Oh wait, that’s why anecdotal evidence is meaningless. Carry on.

  5. alSeen says:

    Republicans wanted to use excess stimulus money to fund this. Democrats wanted to go further into debt. Which one sounds more economically responsible?

    • alSeen says:

      That or cut less than 1% of the current budget to pay for it.

    • Me - now with more humidity says:

      Where do you think the stimulus money came from?

      • alSeen says:

        Oh, I know it was generated through debt, but why go further into debt when the money is not currently being used?

    • ARP says:

      Republicans don’t want to offset tax cuts with reduced spending. J-Kyle just stated as much and other R’s agree. How economically responsible is that?

      Republicans tripled the debt in the 80′s and doubled it again under Bush II. Carter and Clinton reduced the debt during their terms. Now suddenly you’re interested in the deficit? So, when the defict went from 30-80% of GDP, that wasn’t a problem. But going from 80-87% is suddenly the biggest issue in the world?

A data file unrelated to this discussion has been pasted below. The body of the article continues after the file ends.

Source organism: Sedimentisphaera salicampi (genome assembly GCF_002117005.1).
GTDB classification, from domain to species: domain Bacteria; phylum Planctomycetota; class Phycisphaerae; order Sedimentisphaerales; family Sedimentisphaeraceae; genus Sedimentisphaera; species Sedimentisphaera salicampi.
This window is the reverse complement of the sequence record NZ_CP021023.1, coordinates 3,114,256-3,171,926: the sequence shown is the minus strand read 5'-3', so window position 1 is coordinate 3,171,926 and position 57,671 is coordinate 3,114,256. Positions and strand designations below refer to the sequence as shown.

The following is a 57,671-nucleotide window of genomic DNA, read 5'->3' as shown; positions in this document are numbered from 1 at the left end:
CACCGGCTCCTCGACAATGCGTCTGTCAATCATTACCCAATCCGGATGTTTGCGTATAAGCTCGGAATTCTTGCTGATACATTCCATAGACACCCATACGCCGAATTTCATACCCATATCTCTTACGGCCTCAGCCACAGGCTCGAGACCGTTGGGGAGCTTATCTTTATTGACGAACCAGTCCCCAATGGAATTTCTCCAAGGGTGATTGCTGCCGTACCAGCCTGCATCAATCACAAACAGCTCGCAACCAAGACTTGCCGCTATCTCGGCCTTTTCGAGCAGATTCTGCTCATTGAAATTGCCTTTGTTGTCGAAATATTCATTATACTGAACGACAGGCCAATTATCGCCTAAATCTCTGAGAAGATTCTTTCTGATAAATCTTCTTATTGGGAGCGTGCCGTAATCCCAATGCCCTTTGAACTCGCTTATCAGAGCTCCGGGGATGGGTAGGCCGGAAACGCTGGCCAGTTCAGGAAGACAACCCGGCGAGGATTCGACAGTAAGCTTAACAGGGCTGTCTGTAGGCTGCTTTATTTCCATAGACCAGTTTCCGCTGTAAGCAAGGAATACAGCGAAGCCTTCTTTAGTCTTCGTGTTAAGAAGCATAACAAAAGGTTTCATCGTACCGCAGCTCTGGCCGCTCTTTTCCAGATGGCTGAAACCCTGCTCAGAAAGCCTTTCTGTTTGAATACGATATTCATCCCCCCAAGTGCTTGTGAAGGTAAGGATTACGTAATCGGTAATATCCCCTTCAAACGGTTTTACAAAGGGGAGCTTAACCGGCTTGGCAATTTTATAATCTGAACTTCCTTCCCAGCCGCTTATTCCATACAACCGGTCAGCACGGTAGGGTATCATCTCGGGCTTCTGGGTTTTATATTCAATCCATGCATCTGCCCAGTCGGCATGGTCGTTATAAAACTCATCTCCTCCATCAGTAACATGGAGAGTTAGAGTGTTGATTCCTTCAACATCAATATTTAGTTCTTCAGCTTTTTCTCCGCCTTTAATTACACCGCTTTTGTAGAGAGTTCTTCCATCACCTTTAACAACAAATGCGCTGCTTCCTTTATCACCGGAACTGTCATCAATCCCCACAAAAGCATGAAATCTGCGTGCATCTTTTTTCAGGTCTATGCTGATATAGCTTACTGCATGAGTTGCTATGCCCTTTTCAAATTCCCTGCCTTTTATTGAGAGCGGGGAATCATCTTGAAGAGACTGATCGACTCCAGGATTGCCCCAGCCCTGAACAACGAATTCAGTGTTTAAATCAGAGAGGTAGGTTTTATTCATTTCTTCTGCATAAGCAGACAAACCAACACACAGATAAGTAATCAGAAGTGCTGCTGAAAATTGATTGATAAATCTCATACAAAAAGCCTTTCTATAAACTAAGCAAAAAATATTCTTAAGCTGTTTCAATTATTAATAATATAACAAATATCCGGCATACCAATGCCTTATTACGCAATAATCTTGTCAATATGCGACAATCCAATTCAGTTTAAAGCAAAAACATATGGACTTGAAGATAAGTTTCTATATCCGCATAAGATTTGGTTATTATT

BOT- many economists believe that the Stimulus was enough to stop the freefall, but not enough to get us out of the recession. This is a small way of increasing the size of the stimulus without passing a full new bill.

      • alSeen says:

        Congress controls spending. All the president can do is sign or not sign. During the 80s the Democrats were in charge of Congress. They are the ones that passed the massive spending bills. Tax revenues went up after the tax cuts, but spending went up more.